Sitting in the middle of Sydney Harbor is a tiny island called Pinchgut.
Formerly a military fortress island, today it is a nature reserve. Pinchgut Island lies less than a kilometer from the Sydney Opera House and is symbolically its opposite: a small, little-known curiosity in the shadow of the grand, instantly recognizable icon.
With this in mind, when a group of iconoclastic Baroque opera enthusiasts founded their own tiny opera company in 2002, they named it Pinchgut Opera.
It was a shoestring affair. They set out to serve the nichest of niches: original instrument Western opera written between 1600 and 1800. Their audiences and donors were friends, academics or amateur aficionados. An entire season of performances might have the same attendance as one weekend of Aida by Opera Australia at the Opera House.
Still, the founders forged a new company out of thin air, made great art, squeaked by with just enough resources, and employed a series of part-timers to help in the office.
This is where Sarah Gilchrist enters the picture. Sarah was an arts manager looking for a part-time job after having a child, and the Pinchgut founders were looking for a part-time marketer.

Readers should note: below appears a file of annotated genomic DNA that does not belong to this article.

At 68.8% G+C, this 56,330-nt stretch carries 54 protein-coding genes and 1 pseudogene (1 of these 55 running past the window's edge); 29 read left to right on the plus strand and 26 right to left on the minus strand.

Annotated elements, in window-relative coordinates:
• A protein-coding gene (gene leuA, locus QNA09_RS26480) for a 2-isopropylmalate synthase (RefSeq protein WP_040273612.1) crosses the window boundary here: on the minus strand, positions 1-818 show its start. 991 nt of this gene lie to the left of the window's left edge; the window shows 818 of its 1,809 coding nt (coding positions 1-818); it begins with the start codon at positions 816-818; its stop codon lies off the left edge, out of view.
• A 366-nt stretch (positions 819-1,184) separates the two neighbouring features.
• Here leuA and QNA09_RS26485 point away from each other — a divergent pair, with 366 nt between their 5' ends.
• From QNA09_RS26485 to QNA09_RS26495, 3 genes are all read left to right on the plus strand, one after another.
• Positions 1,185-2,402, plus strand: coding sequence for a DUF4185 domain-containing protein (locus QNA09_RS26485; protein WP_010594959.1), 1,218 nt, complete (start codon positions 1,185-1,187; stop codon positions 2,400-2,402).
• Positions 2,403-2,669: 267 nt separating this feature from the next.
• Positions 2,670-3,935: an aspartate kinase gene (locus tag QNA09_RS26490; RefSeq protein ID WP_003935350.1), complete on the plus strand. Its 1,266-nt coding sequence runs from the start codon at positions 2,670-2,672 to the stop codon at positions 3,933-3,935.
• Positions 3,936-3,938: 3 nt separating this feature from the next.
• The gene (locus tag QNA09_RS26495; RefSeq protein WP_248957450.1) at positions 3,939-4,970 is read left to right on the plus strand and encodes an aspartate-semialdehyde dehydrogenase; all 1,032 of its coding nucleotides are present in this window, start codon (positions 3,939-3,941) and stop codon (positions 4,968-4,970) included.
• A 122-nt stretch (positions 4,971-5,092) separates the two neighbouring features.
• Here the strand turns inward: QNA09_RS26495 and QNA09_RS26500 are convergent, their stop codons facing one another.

Not long after Sarah arrived, the founding leadership decided to move on from the company, and Sarah accepted the role of CEO.
Members of the Tessitura and Pinchgut Opera teams. From left to right: Jeremy Dixon, Tessitura Network; Ilona Brooks, Sarah Gilchrist, Candice Docker, and Andrew Johnston, Pinchgut Opera; and Chuck Reif, Tessitura Network.
Sarah had a mandate from the board to stay true to their artistic mission and program while growing their footprint in Sydney, and ultimately to expand their reach throughout Australia to become a national Baroque opera company.
It was a mandate fraught with risk. Sarah was stepping into an organization that had been led for its formative years by charismatic founders. She would need to maintain the integrity of their mission and grow the business without alienating a loyal base of donors and ticket buyers.
So what did she do?
“I went back to basics,” she said. If her mandate was to better engage and grow audiences, step one was understanding the audience she had.
Sarah saw that Pinchgut had almost no organized audience information at all. Donations and ticket sales were in a variety of unrelated systems or spreadsheets. She couldn’t answer even the simplest questions about their customers.
Back to basics, indeed. But this isn’t unusual.
Pinchgut had survived those early years by relying on a close-knit group of donors and ticket buyers built through friendships and word of mouth. Sarah realized that to move to the next stage, she needed to build data-driven decisions into the mix.
Through a partnership with Opera Australia and the Sydney Opera House, Pinchgut Opera became a Tessitura user organization. For Sarah, the customer insights that started spilling out of Tessitura became a daily exercise in busting myths and realigning strategy.
Of the many examples she shared with me over coffee, two myths have had the most immediate and far-reaching impact:
Myth 1: Ticket buyers are loyal to the Pinchgut brand.